Any player will tell you that the key to getting to the postseason is to win series, no matter their length and no matter where they are played.
The Texas Rangers have been doing that at home better than they ever have, with a club-record 10 consecutive series wins in Arlington.
After taking two of three on the road from the Seattle Mariners over the weekend, the Rangers have won seven series in a row overall.
With that has come the following: the best record in the American League, a five-game lead in the AL West and a march to 15 games above .500 (39-24).
Next up is a four-game series at the site of their last series loss, Oakland Coliseum. The Rangers-A’s game Monday will hardly be on the radar in the Bay Area. Game 5 of the NBA Finals will tip off about 100 yards away an hour before first pitch.
A Golden State win would clinch the title and could make for a fun time trying to get home. Can’t wait.
Until then, here’s some Rangers Reaction from a 6-4 victory.
1. The Rangers’ 6-1 lead after seven innings was built with an offense that continues to get contributions from up and down the lineup. No. 2 hitter Ian Desmond had a two-run single, No. 7 hitter Elvis Andrus drove in two runs, and No. 8 hitter Mitch Moreland had a two-run homer.
The Rangers’ win, though, was saved by defense, as was their 2-1 victory Saturday night. Desmond and Moreland made the key plays Saturday in the final two innings, and Moreland and Nomar Mazara did it Sunday.
Moreland’s diving stop for the first out of the eighth inning robbed Ketel Marte of a leadoff double. The next three Mariners collected singles to load the bases with one out, and Seattle would score two as Jake Diekman temporarily lost his control.
Moreland’s play saved at least one run.
Mazara’s play will be on more highlight reels because A) his throw to second base ended the game and B) he threw out All-Star Robinson Cano as he tried to stretch his RBI single into a double.
Cano isn’t known for his blazing speed or praised for tremendous hustle, but he shouldn’t have had any trouble getting into second and allowing the potential tying run to bat. But he found a lot of trouble when Mazara retrieved the ball in the right-field corner and threw a strike to Elvis Andrus.
The Mariners didn’t even bother to challenge.
The Rangers might not win any Gold Gloves after this season, but they should have some finalists. There’s no doubt, however, that their defense is improved and that pitchers trust the players behind them enough to let the ball be put in play.
Defense helped save the day the past two games.
2. Confession time: I was going to write that Cole Hamels got back on track Sunday, but after looking back at his day-by-day results this season, he’s never been off track.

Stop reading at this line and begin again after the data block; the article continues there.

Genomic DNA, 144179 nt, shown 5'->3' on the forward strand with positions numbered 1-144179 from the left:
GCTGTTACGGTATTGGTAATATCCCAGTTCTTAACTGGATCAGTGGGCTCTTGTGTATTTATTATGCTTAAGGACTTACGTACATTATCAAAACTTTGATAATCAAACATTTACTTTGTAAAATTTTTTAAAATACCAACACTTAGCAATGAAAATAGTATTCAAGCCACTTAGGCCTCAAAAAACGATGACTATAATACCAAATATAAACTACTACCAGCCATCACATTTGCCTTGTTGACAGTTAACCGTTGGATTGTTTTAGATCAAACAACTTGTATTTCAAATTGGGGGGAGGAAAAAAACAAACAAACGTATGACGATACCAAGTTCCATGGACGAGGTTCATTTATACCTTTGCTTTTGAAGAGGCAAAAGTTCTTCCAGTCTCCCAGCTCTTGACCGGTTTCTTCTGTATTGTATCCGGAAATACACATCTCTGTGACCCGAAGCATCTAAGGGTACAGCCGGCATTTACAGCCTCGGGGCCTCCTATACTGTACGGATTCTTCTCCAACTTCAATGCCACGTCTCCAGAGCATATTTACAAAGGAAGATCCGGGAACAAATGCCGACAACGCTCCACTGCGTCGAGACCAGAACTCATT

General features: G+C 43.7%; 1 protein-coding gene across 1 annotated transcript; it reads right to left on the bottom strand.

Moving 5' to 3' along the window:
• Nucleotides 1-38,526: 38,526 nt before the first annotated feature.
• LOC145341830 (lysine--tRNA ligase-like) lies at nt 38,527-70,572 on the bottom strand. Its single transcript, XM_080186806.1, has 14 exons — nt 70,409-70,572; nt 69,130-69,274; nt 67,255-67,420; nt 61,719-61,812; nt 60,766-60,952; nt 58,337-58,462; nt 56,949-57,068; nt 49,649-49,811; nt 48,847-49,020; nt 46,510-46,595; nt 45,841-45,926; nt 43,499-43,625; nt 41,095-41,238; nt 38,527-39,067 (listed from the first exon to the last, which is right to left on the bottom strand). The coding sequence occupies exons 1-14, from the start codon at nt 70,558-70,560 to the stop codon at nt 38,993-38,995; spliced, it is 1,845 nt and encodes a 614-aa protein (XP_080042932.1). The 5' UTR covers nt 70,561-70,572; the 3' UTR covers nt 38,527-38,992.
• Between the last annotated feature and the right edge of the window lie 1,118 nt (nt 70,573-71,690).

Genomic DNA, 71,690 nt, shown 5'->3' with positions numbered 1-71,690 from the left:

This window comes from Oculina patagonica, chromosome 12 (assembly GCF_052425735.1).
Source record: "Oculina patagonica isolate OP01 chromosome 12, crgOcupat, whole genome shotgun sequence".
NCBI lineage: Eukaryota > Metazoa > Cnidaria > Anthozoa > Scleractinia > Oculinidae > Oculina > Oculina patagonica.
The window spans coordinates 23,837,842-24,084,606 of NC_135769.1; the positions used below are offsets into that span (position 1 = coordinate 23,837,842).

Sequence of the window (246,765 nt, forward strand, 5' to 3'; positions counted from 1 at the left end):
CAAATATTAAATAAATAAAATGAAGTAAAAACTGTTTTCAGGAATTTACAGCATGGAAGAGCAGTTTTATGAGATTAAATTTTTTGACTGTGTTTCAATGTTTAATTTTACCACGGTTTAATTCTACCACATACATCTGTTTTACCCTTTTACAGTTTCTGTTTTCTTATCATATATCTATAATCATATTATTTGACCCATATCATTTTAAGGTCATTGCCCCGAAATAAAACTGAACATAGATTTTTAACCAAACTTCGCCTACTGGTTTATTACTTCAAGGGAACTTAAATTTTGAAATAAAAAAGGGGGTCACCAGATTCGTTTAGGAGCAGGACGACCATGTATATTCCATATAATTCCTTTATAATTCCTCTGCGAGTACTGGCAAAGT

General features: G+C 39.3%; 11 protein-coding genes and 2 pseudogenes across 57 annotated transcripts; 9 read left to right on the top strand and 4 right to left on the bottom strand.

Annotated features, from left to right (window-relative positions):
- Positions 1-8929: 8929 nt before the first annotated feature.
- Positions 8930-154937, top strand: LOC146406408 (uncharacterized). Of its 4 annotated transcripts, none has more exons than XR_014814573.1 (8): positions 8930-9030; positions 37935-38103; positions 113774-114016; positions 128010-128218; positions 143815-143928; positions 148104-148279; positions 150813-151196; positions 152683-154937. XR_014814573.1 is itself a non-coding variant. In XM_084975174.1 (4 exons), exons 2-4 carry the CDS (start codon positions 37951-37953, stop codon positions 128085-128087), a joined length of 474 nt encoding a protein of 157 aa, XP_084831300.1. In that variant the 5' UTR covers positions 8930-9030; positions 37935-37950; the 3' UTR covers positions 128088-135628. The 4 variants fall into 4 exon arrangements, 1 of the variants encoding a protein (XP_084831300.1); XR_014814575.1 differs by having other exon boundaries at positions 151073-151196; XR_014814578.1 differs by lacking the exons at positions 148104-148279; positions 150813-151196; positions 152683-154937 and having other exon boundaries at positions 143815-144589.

He had a stretch in which he allowed five runs, four runs and six runs in three of four starts, and the Rangers entered Sunday having lost three of his past five starts.
But he has gone at least seven innings in four of his past five starts and has allowed three or fewer earned runs in 11 of 14 starts.
Hamels (6-1) seems to thrive whenever a runner reaches. Sometimes he looks so smooth and effortless that it seems as if he could just keep on pitching.
He got a little help in the seventh inning to get out of trouble, as Elvis Andrus jumped to get a soft liner from Shawn O’Malley to strand runners at first and second. He dug deep a batter earlier to get Leonys Martin to pop to shallow center for a big second out.
When he was done after seven innings and 104 pitches he had allowed one run and four hits and along the way became the 77th pitcher in MLB history with 2,000 strikeouts. His ERA is 3.14.
Glad he got back on track Sunday. (Insert eye roll here.)
3. A follower on the Twitter called Desmond the team’s MVP so far this season, and he has quite the case with an average above .300 and with the team’s most selfless act by moving to center field, where he had never played.
He’s not just playing center field. He’s playing the heck out of it, running down balls in the alleys and displaying the kind of arm that makes opposing teams think twice about testing.
Desmond isn’t the only strong candidate. Adrian Beltre is a perennial candidate and his case over two months includes Gold Glove-worthy defense, the team lead in RBIs and one of three leaders in homers.
My pick, though, is the front-runner to be the AL Rookie of the Year. Mazara’s contributions as the replacement for one of the team’s best players last year has helped the Rangers surge into first place.
He has hit for average and power from the second, third and fifth spots in the lineup; his defense has been better than the scouting report on him coming out of the minors; and he isn’t making the typical mistakes that rookies usually make.
Take him out of the equation, and the Rangers still would have had a good team the first two-plus months. But they wouldn’t have been as good without out him, and he figures to be a key player the rest of the way.